David Samson/The Forum

Several years later, Robbins was asked to speak at a 2010 TEDx event about career changes. She says she was so nervous throughout the presentation that she forgot the closing joke for her speech.

Instead, she blurted out the five-second hack she started doing to help herself shift from "thinking about doing" to "doing."

That video went viral. People from all over began messaging her on social media and telling her what a difference the five-second rule had made in their lives. Addicts reported that it helped them stay sober and do the next right thing. One veteran tweeted that Robbins’ rule saved him from leaping off a ferry and killing himself.

Robbins maintains the five-second rule allows people to access that inner wisdom which tells them what they really do need to do next, even if it seems overwhelming, uncomfortable or scary.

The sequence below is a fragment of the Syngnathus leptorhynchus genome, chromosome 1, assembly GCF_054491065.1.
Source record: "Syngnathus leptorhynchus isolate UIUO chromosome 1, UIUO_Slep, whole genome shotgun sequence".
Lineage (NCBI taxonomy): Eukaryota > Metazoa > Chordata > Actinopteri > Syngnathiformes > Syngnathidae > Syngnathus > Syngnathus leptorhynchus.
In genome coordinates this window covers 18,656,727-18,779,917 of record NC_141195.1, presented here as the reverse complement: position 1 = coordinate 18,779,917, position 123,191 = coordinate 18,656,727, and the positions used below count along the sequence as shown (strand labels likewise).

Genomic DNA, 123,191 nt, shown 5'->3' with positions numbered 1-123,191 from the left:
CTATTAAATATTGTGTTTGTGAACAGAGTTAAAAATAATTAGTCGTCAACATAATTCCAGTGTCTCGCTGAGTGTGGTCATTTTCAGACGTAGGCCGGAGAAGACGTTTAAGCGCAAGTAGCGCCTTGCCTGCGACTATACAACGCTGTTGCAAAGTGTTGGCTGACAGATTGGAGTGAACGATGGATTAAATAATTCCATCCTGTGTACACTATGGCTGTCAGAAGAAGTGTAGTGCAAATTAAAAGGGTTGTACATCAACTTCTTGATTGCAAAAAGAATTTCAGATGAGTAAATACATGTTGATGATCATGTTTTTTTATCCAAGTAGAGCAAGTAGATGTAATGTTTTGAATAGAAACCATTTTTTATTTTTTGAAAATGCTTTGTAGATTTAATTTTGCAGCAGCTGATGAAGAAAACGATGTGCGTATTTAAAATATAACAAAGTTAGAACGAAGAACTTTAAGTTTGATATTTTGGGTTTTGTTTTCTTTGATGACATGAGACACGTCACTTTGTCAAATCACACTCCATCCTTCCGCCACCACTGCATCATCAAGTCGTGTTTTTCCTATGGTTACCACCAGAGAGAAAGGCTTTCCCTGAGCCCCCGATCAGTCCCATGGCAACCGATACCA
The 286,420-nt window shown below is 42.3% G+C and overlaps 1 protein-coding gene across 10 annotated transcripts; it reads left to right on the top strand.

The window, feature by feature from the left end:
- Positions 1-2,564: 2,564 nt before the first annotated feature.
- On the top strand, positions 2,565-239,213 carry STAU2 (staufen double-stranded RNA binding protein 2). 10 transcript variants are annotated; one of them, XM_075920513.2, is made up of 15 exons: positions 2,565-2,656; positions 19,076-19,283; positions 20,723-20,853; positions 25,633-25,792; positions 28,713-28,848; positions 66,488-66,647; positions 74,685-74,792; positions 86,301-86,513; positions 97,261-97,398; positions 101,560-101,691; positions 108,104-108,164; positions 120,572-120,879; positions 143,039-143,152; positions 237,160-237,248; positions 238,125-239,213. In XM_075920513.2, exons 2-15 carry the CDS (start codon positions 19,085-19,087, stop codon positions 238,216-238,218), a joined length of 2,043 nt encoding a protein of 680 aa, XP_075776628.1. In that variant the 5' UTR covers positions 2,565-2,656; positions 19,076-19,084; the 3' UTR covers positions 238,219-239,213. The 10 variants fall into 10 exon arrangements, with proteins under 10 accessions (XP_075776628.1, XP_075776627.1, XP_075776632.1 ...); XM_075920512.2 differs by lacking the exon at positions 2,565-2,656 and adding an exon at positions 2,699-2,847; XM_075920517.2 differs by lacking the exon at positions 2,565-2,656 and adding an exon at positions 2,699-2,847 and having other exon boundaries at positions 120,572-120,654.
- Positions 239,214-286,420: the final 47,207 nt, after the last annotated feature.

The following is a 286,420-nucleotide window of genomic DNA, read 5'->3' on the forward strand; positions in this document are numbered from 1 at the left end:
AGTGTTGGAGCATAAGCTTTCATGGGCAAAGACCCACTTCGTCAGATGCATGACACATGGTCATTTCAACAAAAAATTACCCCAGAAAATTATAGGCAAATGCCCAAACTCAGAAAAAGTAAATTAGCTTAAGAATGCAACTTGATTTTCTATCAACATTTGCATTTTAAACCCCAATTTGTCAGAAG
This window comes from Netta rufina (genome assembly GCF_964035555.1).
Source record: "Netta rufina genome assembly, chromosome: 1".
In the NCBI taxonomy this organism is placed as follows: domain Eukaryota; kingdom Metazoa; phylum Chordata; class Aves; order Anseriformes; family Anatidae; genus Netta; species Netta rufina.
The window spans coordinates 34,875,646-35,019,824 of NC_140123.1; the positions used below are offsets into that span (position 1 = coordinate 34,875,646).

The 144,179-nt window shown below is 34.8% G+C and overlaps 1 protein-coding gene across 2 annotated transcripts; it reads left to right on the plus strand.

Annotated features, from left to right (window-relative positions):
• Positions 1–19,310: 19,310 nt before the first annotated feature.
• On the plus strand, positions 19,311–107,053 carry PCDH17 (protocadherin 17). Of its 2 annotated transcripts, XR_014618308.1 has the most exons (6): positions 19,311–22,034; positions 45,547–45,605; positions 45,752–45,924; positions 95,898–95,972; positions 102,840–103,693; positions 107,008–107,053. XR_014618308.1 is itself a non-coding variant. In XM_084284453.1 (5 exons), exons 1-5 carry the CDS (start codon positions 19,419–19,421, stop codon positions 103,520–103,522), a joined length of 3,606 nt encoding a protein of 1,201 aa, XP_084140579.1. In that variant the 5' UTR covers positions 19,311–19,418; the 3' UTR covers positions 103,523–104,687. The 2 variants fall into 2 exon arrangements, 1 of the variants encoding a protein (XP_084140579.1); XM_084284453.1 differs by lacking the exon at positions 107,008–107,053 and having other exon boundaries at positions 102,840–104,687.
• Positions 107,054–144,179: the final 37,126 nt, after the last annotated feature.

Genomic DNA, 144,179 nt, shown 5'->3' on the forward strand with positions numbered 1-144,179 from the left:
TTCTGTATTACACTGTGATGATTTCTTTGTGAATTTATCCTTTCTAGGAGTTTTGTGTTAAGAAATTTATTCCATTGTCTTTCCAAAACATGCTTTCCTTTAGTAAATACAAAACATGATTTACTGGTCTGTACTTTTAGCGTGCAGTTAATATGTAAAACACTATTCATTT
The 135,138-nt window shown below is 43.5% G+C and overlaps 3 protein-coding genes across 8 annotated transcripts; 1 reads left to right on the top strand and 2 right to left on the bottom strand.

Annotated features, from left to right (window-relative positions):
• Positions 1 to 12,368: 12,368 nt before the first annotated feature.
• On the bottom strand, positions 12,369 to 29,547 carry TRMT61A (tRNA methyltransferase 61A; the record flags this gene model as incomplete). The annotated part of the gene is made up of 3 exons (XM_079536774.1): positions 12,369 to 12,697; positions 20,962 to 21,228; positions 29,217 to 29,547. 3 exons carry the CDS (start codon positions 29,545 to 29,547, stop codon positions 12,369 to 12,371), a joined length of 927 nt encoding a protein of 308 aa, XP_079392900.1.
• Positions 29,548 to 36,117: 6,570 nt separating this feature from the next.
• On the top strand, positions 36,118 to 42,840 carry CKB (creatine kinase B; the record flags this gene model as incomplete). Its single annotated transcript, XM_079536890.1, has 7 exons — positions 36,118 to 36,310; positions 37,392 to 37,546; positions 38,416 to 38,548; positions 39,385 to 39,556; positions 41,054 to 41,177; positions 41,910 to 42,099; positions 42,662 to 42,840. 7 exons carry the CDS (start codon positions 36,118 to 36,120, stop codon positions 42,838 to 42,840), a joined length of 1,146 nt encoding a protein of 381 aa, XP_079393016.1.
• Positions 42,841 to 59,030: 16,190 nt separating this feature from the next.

“Knowing what to do is easy," she said. "The secret to life is how do you make yourself do the stuff that is scary? How do you make yourself take action when you’re not motivated?”

She also believes that this life hack, done over and over and applied to any variety of situations, can create a chain of small, positive changes that eventually lead to greater life satisfaction and success.

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"You have within you, not only desires and dreams, but you have the confidence and the stamina and the resilience to take the steps to walk toward those things that you deeply dream and know are meant for you," Robbins told the crowd. " You don't remember this, but when you were a baby, you would fall 17 times an hour when you were learning to crawl. You didn't lay on the floor in your diaper and say, 'That's it. I'm definitely not trying again.'

"This is a tool to help access what is already there."